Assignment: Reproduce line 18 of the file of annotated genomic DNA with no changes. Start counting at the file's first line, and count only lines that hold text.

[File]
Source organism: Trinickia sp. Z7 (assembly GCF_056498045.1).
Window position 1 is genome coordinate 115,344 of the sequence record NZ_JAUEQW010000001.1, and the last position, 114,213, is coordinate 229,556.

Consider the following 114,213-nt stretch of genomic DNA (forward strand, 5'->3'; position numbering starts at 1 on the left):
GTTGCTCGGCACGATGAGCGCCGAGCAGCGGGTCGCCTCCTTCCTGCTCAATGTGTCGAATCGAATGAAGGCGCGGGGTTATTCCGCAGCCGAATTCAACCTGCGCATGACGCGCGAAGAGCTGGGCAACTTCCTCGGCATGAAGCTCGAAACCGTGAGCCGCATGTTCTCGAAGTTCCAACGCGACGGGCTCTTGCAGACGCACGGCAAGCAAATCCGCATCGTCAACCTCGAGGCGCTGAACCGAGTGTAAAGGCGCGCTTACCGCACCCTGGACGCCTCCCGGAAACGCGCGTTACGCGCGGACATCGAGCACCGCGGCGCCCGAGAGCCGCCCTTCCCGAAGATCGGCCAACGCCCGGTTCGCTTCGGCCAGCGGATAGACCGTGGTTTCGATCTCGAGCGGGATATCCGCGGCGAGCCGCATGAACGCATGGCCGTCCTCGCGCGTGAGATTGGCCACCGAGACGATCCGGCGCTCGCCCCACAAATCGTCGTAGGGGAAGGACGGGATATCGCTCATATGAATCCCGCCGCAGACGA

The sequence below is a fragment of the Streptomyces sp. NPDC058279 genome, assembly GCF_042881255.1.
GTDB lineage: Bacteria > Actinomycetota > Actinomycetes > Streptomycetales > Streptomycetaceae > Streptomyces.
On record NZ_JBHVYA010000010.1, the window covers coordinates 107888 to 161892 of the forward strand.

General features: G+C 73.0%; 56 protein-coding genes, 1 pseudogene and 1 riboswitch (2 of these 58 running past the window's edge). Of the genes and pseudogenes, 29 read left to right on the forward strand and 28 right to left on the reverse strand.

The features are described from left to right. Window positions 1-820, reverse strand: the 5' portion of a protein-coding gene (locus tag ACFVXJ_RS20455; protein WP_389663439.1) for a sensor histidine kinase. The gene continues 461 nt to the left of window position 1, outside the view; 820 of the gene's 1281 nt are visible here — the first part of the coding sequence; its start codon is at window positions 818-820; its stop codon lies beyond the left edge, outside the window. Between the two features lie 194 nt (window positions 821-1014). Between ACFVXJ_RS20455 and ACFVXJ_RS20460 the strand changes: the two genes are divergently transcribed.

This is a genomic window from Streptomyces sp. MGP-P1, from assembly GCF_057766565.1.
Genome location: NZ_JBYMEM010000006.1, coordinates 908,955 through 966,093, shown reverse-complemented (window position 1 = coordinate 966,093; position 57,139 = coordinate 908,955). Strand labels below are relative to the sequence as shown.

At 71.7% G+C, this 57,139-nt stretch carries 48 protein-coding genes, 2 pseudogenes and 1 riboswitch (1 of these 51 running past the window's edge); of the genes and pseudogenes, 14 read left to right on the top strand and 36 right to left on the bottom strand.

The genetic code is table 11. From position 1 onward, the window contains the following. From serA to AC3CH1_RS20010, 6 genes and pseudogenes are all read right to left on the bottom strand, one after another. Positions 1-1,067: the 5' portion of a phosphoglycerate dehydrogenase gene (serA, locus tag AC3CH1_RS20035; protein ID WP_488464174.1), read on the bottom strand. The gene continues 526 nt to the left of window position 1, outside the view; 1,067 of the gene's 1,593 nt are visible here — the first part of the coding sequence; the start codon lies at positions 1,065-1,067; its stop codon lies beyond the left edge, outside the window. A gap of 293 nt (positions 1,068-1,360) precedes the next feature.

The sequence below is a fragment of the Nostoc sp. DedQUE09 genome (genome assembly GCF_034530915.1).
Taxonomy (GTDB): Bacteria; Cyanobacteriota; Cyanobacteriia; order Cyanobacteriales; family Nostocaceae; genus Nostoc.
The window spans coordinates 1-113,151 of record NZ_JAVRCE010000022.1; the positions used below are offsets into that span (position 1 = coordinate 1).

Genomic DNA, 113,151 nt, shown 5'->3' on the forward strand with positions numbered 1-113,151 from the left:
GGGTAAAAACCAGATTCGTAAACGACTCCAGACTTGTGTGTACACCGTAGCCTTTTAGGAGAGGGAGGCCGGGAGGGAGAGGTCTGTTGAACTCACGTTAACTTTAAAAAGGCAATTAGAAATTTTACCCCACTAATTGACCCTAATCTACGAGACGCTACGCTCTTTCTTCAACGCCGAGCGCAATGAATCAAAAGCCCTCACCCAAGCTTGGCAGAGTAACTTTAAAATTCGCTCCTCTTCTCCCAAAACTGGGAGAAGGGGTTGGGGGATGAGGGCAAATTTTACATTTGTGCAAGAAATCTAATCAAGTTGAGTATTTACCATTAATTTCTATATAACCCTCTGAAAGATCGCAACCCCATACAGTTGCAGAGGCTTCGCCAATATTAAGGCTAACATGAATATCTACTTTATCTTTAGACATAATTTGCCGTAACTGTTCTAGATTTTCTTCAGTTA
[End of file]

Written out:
GGGTAAAAACCAGATTCGTAAACGACTCCAGACTTGTGTGTACACCGTAGCCTTTTAGGAGAGGGAGGCCGGGAGGGAGAGGTCTGTTGAACTCACGTTAACTTTAAAAAGGCAATTAGAAATTTTACCCCACTAATTGACCCTAATCTACGAGACGCTACGCTCTTTCTTCAACGCCGAGCGCAATGAATCAAAAGCCCTCACCCAAGCTTGGCAGAGTAACTTTAAAATTCGCTCCTCTTCTCCCAAAACTGGGAGAAGGGGTTGGGGGATGAGGGCAAATTTTACATTTGTGCAAGAAATCTAATCAAGTTGAGTATTTACCATTAATTTCTATATAACCCTCTGAAAGATCGCAACCCCATACAGTTGCAGAGGCTTCGCCAATATTAAGGCTAACATGAATATCTACTTTATCTTTAGACATAATTTGCCGTAACTGTTCTAGATTTTCTTCAGTTA